A Quick and Simple Summary About Sulfites in Wine

Breaking down organic, biodynamic, and natural – what is all means, and how sulfites are related.

I get a lot of questions about natural and organic wines. Many people are concerned with sulfites, and are looking for information on wines that may deliver an experience with less additives. This post breaks down the definitions of organic, biodynamic, and natural – what it all means, and how sulfites are related.

Organic Wine Vineyard

Organic Wine

Let’s start with organic – what does “organic” mean when it comes to wine? In the U.S., organic wine falls into two categories: wine that’s organic, and wine made with organically grown grapes.

Organic wines certified by the USDA (U.S. Department of Agriculture) have the most strict regulations. The grapes are grown without the use of synthetic fertilizers, and all ingredients going into these wines must be certified organic. No sulfites may be added to these wines, although some that occur naturally are permitted. Only these wines may display the USDA organic seal, so that is what you’ll want to look out for.

The second option I mentioned, “Made with organically grown grapes” means the wine must be made entirely from certified organic grapes. Additional ingredients used in the winemaking process do not need to be organic, but they cannot be produced with the use of pesticides or synthetic fertilizers. Wines must be produced and bottled in an organic facility, and sulfites must be limited to 100 parts per million or less. Although these wines can state on their labels to have been made with organic grapes, these will not be able to display the USDA’s organic seal.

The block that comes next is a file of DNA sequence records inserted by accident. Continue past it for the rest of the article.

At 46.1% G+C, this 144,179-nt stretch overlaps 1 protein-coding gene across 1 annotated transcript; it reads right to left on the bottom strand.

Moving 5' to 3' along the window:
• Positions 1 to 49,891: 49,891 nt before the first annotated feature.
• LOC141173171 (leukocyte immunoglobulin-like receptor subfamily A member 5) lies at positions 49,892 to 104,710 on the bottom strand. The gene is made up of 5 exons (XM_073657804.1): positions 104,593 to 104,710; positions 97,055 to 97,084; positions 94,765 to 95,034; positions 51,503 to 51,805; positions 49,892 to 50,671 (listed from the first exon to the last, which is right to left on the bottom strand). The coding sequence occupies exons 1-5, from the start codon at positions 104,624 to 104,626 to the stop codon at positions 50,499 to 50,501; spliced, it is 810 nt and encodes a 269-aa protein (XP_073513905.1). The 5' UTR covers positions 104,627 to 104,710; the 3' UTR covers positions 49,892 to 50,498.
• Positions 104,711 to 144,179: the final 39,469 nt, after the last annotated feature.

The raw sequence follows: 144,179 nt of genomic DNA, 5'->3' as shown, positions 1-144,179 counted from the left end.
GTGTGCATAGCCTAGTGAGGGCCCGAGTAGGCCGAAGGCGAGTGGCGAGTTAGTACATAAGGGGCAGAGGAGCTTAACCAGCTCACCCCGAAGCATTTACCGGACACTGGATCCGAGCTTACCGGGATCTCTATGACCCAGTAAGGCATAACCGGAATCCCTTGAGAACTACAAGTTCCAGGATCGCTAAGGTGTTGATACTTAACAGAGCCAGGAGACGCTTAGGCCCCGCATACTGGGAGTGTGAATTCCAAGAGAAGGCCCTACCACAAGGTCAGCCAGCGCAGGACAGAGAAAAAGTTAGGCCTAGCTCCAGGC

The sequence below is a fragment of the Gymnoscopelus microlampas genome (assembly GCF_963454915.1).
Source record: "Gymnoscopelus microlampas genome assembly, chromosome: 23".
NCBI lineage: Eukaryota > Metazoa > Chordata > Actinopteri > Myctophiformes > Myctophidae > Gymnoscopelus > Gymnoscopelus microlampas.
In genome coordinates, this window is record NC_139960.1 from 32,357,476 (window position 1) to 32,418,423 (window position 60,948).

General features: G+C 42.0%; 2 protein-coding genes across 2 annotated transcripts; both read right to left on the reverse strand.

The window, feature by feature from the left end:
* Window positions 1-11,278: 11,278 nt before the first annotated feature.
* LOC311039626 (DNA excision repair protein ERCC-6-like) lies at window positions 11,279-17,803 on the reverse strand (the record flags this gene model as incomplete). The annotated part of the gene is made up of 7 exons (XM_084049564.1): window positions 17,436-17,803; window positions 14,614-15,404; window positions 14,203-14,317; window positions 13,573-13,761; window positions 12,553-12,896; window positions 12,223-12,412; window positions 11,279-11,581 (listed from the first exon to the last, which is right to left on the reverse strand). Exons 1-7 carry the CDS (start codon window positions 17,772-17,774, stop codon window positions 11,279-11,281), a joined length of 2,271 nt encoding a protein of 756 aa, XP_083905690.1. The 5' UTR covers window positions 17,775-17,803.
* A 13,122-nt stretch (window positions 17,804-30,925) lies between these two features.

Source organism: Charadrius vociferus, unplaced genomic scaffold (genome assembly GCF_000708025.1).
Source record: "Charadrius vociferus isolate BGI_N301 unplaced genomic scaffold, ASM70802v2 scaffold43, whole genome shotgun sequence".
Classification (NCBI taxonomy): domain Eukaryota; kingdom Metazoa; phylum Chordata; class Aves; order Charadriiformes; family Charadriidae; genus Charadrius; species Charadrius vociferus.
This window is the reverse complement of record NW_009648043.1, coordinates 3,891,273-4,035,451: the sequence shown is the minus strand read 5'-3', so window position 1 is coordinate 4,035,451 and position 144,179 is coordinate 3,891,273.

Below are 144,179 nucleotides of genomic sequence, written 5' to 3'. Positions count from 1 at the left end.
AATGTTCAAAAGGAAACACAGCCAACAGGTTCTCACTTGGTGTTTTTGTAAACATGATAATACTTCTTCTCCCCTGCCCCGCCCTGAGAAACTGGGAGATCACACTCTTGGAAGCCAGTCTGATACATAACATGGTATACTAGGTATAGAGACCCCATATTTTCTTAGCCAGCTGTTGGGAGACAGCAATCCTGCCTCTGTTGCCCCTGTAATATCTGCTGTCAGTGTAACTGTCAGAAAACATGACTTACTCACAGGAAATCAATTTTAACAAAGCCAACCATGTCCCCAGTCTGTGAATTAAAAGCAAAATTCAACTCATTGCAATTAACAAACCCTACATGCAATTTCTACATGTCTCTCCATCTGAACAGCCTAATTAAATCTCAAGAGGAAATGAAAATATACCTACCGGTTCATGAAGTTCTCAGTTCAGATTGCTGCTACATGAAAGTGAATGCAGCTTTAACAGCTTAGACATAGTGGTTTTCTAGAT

The Europe, things are slightly different. The winemaking union in Europe allows winemakers to use “organic wine” on their labels. But, the most notable difference between organic American and organic European wines is the amount of sulfites permitted in the final product. While USDA-certified organic wines can contain virtually no sulfites at all, their the European counterparts can contain up to 100 parts per million (ppm) of sulfites – the same as  non-USDA-certified organic wines in the U.S.

A green and white USA symbol for organic, and the EU green and white symbol for organic.

Natural Wine

The commonly agreed definition of low-intervention or natural wine is one that is fermented spontaneously with native yeast. These wines are largely unmanipulated and contain only trace amounts of added sulfites.

These wines are neither filtered nor fined, which means they may contain particulates or appear cloudy, since there may be dissolved solids that remain in suspension. The steps involved in filtering and fining require additional products like collagen and egg whites, which are not commonly accepted for use in natural wines.

This category is meant to define wines that have gone through the bare minimum in terms of chemical or winemaker intervention. These wines are often not aged in oak. With their lack of sulfites and other non-interventionist factors, these wines may have limited stability and are typically produced in smaller quantities.

If you are comparing natural and organic wine, the organic labeling is more rigorous than natural, so look out for that.

Natural vineyard with dark grapes hanging and green leaves.

Biodynamic Wine